by Judy Ferro

At the recent District 10 town hall, an attendee asked the three legislators if they had accepted funds from ALEC, an organization commonly regarded as “the voice of corporate special interests.”

All three answered no (though Sen. Jim Rice did defend ALEC).

That would be significant if ALEC donated to candidates, but it doesn’t.  ALEC doesn’t reveal who it supports any more than it reveals its corporate members or the bills it writes.

It might be better if ALEC did operate that way; Idaho law would limit the organization’s donations to $2,000 per candidate per election.

But it’s ALEC’s 300 corporate members who donate.  A legislator who pushes ALEC bills through may get the nod that leads to donations and backing for higher office.

Indicators of an ALEC bills are it a) deals with issues few Idahoans care about, b) benefits corporations, c) is identical to bills in several states, or d) contains the clause “[insert name of state here].” (The latter did happen in another state.)

That bill to prevent Idaho cities from banning plastic bags and foam containers?  Utah has one just like it.  And aren’t those bags made from oil?  Probably an ALEC bill.

And the bills to support religious schools with taxpayer money and to allow charter schools to ignore teacher contract standards? ALEC bills to weaken public schools and teacher unions show up every session in states across the country.

Idahoans generally accept that our Republican legislators won’t increase the minimum wage or expand Medicaid during an election year.  Many assume they fear angrying voters.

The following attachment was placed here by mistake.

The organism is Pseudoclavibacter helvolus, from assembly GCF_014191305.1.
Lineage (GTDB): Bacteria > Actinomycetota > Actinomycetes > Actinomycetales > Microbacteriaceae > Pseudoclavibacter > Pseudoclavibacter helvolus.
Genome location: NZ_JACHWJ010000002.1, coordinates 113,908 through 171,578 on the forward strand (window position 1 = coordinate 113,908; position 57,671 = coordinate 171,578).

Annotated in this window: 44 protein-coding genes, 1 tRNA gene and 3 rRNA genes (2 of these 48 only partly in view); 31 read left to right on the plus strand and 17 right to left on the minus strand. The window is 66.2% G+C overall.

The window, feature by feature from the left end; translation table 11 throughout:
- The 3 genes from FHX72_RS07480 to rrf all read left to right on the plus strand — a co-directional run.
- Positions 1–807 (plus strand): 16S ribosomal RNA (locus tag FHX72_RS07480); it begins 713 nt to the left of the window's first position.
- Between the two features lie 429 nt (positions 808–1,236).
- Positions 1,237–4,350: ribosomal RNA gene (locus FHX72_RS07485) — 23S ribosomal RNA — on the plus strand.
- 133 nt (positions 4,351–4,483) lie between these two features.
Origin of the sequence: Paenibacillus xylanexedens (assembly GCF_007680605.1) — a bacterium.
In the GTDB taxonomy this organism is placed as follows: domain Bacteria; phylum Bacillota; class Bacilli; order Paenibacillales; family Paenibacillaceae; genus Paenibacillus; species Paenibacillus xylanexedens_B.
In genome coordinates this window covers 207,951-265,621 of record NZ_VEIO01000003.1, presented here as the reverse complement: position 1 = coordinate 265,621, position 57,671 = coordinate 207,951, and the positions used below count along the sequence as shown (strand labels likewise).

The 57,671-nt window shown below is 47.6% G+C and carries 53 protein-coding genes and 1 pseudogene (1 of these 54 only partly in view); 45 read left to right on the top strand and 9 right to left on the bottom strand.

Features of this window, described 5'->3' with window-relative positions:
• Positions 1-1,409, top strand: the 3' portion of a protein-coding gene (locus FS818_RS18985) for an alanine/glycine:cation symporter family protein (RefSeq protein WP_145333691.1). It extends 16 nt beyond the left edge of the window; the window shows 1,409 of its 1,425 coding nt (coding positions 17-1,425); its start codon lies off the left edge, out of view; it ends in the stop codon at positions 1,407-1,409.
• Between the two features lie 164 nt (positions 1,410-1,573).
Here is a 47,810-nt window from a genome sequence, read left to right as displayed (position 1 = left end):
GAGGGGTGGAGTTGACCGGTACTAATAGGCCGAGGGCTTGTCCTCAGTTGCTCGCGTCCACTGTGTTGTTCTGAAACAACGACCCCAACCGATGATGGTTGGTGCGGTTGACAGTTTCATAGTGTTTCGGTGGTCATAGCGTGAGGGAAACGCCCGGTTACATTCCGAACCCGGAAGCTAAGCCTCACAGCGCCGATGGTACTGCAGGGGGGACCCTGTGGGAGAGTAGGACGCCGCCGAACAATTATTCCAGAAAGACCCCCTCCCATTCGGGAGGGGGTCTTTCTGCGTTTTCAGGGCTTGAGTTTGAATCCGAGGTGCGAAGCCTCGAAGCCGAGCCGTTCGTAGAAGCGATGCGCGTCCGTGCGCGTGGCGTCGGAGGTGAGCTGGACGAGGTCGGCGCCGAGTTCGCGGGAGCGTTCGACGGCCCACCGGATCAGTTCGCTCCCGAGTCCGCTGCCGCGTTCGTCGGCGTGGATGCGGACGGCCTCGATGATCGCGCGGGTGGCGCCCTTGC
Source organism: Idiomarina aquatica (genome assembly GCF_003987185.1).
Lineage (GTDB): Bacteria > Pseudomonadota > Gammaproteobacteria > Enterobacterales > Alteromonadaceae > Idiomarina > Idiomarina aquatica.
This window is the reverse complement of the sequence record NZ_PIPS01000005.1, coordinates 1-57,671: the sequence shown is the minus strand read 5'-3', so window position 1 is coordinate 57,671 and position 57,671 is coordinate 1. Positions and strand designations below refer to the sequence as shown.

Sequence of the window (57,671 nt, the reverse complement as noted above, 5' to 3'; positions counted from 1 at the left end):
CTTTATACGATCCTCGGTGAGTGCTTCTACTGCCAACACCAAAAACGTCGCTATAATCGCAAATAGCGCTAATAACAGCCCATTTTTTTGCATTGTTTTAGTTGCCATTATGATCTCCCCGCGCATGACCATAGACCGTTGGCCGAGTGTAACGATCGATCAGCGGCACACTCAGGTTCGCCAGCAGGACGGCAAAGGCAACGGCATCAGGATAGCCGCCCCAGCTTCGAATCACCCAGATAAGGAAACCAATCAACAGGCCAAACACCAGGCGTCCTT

Yet, both a minimum wage increase and Medicaid expansion are backed by a majority of Idahoans, even the majority of Idaho Republicans.  You’d expect legislators to trumpet their support.

            Think about it—incumbents, who have a built-in advantage in elections—are shying away from bills popular with the voters.

Legislators’ refusal to take action makes sense, however, if they fear super corporations throwing megabucks into getting out the vote for a primary opponent.

Because of a leak five years ago, we know ALEC bills have included legislation a) allowing people to shoot those they fear (rather than the former rule—people that a reasonable person would fear), b) undermining unions and keeping wages low, c) suppressing the popular vote, d) controlling education, and e) siphoning taxpayer money off to their friends by privatizing services.

Privatizing is big. Idaho had troubles with a private prison that cut corners, lied about staffing, and mistreated prisoners, but, reportedly, things are far worse elsewhere.

Charter schools, once pushed as a means for masterful teachers to control teaching conditions, now rely on expensive canned materials and back laws to undercut teachers.

In some states, private companies have taken over highways, pocketed tolls until the roads deteriorated, and then dumped them back on the state.

And ALEC stands with insurance companies in opposing Medicaid expansion and insurance exchanges.

Idaho legislators know that the failure to expand Medicaid means that Idahoans will continue to die from treatable illnesses at the rate of one per day.  They know expansion is supported by a passionate public.  And they know expanding would save taxpayer money.

Does anyone really believe they accept Medicaid for those on welfare, but won’t cover workers because they fear the Feds will run out of money?

It’s easier to believe that legislators fear being replaced by amoral corporate puppets. It’s happened in states like Kansas, and the results have not helped anyone.

Published by Judy Ferro

Judy Ferro is communication director for the 2C Dems and a columnist for the Idaho Press.

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